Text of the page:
The new Danish Design Centre building

Danish Design Centre's New Head Quarter building is drawn by Professor Henning Larsen. The Henning Larsen drawing office was chosen for the architectural responsibility via a contest in 1994. However, since the contest, the project has been changed on a number of areas.

The stone laying ceremony to the new DDC building on H C Andersens Boulevard took place on 30 September 1998. The roof tree was put up on 07 January 1999. The official inaugural ceremony will take place on 10 January 2000 with the participation of HRH Crown Prince Frederik, who is the protector of the Danish Design Centre. Subsequently the building will be opened to the public, just at the start of the new millennium as well as a world to which design has a greater importance than ever before.

Main impression and access conditions
The building consists of a 5 floor front building as well as a 2 floor back building, connected by an atrium. From H C Andersens Boulevard visitors are able to see through the exhibition in the gallery into the double height atrium. Night time the building presents itself as a soft glowing crystal. The shop and the café are situated in the atrium, which is the "square" of the building. Thus, the gallery exhibition will unambiguously dominate the building to the street. Entrance is given via the lobby, which leads to the main Reception. From the lobby entrance is also given to the atrium, the exhibitions, the shop and the café as well as to the lifts and the main staircase.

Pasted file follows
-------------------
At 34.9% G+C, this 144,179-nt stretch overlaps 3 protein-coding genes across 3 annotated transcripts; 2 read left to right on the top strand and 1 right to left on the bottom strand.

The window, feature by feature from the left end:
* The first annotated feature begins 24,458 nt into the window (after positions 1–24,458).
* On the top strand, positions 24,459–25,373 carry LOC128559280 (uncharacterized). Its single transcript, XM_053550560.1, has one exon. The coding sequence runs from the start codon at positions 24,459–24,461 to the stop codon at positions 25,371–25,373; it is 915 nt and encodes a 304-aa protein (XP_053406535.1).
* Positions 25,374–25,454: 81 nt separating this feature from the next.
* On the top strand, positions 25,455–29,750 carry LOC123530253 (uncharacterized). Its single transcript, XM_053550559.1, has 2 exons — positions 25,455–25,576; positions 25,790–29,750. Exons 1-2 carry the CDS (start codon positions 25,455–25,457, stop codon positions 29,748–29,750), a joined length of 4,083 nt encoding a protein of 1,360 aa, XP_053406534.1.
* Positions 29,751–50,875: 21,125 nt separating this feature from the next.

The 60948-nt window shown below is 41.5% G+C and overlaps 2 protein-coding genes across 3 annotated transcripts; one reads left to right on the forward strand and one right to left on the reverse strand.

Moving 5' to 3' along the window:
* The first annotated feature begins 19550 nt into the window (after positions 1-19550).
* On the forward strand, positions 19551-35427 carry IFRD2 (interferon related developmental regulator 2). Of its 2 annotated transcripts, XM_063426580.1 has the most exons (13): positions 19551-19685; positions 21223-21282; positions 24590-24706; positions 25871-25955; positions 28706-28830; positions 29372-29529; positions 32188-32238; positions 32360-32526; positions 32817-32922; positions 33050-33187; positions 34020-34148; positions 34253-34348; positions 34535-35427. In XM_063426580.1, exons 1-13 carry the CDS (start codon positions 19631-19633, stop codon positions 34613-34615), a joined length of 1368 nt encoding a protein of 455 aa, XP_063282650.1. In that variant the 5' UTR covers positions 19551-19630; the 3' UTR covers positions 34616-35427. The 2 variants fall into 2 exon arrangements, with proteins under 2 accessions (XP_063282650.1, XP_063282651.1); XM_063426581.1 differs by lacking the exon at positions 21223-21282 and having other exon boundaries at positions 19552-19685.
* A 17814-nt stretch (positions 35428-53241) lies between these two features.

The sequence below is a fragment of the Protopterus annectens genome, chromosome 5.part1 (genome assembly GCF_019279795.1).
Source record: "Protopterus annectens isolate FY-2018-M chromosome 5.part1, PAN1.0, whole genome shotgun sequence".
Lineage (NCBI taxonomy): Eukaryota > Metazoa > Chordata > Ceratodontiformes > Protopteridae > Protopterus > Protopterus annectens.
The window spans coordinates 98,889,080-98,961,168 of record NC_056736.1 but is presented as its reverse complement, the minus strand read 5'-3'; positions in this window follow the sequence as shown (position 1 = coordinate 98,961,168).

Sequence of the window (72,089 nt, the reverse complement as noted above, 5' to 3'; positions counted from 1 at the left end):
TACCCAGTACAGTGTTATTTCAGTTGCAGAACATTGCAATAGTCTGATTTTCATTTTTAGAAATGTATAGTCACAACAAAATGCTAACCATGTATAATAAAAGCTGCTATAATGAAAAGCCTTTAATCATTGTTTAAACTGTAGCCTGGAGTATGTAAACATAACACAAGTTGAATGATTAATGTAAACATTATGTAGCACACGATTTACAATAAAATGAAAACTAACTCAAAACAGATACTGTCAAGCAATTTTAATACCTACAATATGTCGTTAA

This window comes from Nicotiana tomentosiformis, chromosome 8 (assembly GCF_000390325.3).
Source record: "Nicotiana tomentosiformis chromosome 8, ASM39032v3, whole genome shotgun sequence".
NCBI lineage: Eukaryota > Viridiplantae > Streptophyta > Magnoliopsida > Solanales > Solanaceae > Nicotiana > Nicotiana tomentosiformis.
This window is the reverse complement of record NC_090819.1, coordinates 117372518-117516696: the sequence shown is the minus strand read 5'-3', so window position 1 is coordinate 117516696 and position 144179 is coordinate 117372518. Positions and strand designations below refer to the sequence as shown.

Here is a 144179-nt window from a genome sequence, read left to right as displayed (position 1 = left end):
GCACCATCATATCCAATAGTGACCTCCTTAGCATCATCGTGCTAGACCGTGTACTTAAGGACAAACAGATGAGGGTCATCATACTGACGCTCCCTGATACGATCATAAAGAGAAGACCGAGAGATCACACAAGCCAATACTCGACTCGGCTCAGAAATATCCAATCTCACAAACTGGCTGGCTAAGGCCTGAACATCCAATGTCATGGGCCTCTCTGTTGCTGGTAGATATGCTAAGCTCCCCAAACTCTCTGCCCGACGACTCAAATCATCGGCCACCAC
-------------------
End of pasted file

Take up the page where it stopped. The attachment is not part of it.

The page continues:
Front building
On the ground floor the front building contains one large exhibition room facing the street. Above are two floors of conference facilities including the lofty conference hall on the first floor with room for approx. 200 chairs, if using a theatre arrangement. A 150 person conference restaurant is located on the second floor. The offices of Danish Design Centre occupies the 4th floor and half the 3rd floor. The other half of the 3rd floor holds the offices of DDC's sister organisation Institute for Design Consultancy for small and medium sized companies (IDR). On top of it all this, on the 5th floor, a roof terrace with a view of Tivoli Gardens and the roofs of the city is located. The back building is solely used for exhibition purposes.

The office floors
The arrangement of the offices reflects the way of working. Every DDC employee or group of 2-3 employees is given an office space covering 1, 2 or 3 modules. The offices have no walls and are merely separated by medium high bookshelves facing a shared continuous "boulevard". The break-up of rooms ensures the wishes for both privacy and for community- The plan, which also includes a small "square" with a newel stair in the middle gives an impression of interconnectedness to the room.

Construction components and materials
The building is constructed from system components and fitted with which, in them selves are examples of fine industrial design. The raw concrete building is in certain places provided with fair ash wood details. A special kind of stone from the Danish island Bornholm has been chosen for the flooring of the ground floor, whilst a beech wood parquet flooring has been chosen for the other floors. The double glass facade of the building serves both air-conditioning and energy purposes. The glass climatic screen helps ensuring a natural ventilation. During the summer season, the air currents will night-time, via windows, which opens and closes automatically, help cool down the concrete deck of the building. The glass front cover also helps reduce the traffic noise.

In total the building covers a gross area of 3,200 m2, of which the ground floor alone covers 1,800 m2. A total of 900 m2 is allocated to exhibitions, 100 m2 to shop and café, 800 m2 to conferences complete with restaurant. Another 800 m2 is allocated to offices, of which archives, storage and service rooms occupies 600 m2.